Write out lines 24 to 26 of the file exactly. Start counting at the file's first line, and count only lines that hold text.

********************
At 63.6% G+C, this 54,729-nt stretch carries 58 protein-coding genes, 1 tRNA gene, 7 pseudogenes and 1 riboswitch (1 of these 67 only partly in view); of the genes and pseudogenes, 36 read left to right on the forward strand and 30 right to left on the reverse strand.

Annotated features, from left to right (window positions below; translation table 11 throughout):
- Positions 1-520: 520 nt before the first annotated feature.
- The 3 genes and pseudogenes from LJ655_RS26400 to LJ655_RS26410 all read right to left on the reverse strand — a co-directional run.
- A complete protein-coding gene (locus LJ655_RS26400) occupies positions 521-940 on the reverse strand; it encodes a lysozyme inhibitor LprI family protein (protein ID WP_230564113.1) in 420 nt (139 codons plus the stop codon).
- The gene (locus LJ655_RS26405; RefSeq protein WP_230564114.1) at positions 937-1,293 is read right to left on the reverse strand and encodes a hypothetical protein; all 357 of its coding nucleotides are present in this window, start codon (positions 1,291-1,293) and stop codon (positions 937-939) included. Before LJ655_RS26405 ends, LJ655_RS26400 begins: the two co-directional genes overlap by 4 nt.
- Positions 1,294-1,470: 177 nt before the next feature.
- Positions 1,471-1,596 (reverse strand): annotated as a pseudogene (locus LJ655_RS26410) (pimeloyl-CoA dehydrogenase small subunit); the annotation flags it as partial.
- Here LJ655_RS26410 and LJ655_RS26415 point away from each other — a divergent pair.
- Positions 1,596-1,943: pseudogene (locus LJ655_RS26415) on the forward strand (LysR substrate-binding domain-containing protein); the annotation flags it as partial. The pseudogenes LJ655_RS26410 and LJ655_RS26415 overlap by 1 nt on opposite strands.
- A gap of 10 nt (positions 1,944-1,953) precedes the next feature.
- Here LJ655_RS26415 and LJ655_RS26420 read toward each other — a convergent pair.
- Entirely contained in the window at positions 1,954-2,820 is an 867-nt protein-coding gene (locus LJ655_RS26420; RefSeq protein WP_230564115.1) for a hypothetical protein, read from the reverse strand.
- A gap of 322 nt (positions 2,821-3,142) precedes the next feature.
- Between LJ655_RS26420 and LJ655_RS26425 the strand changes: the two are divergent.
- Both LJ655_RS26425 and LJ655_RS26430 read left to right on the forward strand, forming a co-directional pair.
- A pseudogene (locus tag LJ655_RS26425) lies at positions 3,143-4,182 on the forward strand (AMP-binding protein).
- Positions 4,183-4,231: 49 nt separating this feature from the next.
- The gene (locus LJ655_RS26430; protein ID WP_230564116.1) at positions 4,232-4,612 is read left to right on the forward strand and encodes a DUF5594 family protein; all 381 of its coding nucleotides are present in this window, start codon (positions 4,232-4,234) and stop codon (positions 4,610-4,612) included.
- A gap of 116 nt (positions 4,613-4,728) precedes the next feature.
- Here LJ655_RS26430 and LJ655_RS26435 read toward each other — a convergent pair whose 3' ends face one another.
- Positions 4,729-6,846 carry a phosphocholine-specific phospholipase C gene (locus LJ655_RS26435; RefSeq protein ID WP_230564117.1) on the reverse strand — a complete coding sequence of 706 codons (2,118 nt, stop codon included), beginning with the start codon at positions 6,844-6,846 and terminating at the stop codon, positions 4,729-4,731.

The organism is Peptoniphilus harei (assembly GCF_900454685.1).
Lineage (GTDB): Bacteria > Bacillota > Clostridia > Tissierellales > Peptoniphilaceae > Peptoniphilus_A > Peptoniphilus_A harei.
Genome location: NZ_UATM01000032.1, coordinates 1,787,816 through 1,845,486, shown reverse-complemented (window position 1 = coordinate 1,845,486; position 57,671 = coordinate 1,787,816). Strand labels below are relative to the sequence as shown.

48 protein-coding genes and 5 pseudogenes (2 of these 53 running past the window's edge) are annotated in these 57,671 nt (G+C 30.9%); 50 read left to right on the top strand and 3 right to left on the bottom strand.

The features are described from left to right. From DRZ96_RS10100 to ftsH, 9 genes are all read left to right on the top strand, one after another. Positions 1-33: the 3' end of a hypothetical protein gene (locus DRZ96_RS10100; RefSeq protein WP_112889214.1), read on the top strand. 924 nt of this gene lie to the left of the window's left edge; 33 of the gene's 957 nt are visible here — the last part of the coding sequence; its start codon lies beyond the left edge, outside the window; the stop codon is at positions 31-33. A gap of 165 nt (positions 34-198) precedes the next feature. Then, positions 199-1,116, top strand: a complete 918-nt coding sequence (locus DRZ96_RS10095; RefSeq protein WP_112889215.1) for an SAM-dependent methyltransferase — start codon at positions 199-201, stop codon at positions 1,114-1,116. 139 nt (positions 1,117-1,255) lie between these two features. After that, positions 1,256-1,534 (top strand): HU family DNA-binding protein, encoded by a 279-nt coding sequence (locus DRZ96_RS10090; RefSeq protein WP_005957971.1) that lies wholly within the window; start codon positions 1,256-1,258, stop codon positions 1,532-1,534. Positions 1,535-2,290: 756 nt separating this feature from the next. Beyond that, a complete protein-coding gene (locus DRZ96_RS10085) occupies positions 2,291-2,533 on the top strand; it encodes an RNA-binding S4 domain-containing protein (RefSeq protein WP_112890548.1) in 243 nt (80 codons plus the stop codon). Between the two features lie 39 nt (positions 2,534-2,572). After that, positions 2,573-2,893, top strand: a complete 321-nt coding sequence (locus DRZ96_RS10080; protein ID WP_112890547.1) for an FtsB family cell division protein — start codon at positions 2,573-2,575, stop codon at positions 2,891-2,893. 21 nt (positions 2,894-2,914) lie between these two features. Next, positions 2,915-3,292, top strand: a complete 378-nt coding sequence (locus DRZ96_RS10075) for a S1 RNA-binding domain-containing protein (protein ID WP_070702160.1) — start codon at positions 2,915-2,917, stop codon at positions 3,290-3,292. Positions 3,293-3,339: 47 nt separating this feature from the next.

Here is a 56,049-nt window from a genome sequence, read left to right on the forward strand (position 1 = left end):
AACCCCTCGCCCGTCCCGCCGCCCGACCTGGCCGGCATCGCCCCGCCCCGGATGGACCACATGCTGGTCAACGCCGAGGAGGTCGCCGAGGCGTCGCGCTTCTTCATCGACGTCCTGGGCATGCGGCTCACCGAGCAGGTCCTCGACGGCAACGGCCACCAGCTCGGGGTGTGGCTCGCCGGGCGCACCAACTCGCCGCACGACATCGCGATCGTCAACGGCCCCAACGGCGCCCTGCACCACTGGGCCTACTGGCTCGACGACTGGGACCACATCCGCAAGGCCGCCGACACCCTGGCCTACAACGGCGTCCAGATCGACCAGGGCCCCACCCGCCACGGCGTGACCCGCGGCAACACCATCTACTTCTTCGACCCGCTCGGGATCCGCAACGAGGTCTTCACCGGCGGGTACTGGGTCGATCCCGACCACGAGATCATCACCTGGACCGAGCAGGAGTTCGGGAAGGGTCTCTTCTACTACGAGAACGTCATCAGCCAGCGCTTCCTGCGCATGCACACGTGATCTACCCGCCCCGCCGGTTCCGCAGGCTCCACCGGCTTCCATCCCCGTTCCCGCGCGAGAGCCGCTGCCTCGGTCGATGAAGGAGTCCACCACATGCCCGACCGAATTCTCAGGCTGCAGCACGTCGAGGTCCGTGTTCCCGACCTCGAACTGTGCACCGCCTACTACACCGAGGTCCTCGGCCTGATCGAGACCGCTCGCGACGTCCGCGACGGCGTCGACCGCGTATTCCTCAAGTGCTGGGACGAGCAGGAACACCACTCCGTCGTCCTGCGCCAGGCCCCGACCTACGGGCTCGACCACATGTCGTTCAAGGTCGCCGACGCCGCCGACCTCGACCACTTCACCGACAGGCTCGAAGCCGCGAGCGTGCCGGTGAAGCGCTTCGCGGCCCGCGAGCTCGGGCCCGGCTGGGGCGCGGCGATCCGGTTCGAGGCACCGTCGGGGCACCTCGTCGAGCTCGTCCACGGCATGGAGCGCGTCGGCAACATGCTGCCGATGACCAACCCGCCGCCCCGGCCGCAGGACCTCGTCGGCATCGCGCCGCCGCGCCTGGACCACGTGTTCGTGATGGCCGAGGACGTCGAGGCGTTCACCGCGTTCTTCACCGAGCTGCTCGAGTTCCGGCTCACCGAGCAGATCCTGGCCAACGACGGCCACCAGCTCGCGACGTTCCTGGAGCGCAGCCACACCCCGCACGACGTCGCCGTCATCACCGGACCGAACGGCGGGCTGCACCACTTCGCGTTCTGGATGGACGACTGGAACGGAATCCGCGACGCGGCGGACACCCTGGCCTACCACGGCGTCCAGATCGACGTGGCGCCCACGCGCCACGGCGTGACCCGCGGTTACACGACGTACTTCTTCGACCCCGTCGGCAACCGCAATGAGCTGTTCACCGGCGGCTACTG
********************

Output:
Lineage (GTDB): Bacteria > Bacillota > Clostridia > Tissierellales > Peptoniphilaceae > Peptoniphilus_A > Peptoniphilus_A harei.
Genome location: NZ_UATM01000032.1, coordinates 1,787,816 through 1,845,486, shown reverse-complemented (window position 1 = coordinate 1,845,486; position 57,671 = coordinate 1,787,816). Strand labels below are relative to the sequence as shown.

48 protein-coding genes and 5 pseudogenes (2 of these 53 running past the window's edge) are annotated in these 57,671 nt (G+C 30.9%); 50 read left to right on the top strand and 3 right to left on the bottom strand.